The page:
Some Rare Neuropsychological Syndromes: Central Achromatopsia, Bálint’s Syndrome, Pure Word-Deafness, Supplementary Motor Area Aphasia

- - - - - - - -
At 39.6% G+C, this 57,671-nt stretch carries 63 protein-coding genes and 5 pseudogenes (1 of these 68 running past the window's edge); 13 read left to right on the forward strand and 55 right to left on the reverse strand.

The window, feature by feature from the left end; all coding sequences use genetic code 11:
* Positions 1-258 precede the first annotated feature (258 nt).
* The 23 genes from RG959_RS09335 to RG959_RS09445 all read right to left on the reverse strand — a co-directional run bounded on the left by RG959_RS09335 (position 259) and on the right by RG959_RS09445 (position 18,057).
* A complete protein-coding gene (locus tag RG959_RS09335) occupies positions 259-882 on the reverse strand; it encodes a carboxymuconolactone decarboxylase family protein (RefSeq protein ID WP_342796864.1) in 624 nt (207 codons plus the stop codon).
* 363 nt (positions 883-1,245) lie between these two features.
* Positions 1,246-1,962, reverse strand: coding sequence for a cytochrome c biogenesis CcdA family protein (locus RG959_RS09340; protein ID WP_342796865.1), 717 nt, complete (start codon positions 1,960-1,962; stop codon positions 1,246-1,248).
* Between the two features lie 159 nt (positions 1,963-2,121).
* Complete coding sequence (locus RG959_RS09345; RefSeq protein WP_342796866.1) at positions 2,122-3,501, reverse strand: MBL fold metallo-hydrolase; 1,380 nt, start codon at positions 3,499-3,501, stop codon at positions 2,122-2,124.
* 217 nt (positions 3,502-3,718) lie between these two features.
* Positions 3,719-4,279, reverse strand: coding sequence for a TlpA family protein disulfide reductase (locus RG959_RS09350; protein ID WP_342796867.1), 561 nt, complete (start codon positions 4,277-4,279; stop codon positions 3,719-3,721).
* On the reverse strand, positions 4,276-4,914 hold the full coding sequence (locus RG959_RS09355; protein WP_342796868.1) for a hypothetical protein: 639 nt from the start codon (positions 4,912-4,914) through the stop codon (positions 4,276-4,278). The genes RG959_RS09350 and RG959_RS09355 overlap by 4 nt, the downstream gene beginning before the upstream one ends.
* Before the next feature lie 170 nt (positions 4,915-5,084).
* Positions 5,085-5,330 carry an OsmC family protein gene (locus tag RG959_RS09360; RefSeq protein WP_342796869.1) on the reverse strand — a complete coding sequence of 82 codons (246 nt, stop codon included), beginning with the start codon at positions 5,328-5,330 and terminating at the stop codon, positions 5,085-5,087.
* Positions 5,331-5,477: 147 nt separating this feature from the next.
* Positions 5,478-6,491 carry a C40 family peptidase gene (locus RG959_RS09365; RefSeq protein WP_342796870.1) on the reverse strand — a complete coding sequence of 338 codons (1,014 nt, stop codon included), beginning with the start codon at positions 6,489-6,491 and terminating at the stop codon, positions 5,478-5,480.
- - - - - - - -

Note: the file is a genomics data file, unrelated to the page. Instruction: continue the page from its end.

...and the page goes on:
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There are some unusual neuropsychological syndromes rarely reported in neuropsychological literature. This article presents a review of four of these unusual clinical syndromes: (a) Central achromatopsia (loss in the perception of colors due to a lesion of the visual association cortex); (b) Bálint’s syndrome (simultanagnosia, optic ataxia and gaze apraxia associated with bilateral parietal-occipital pathology); (c) pure word-deafness (clinical syndrome characterized by an inability to understand spoken language with preserved speech production and reading ability); and (d) aphasia of the supplementary motor area (significant difficulty in initiating and maintaining speech, regardless if the patient makes significant effort to speak due to a damage in the left supplementary motor area). It is concluded that although these syndromes are rare, it is fundamental to consider them to understand the brain organization of cognition. Their understanding is also crucial in the clinical analysis of patients with brain pathologies.

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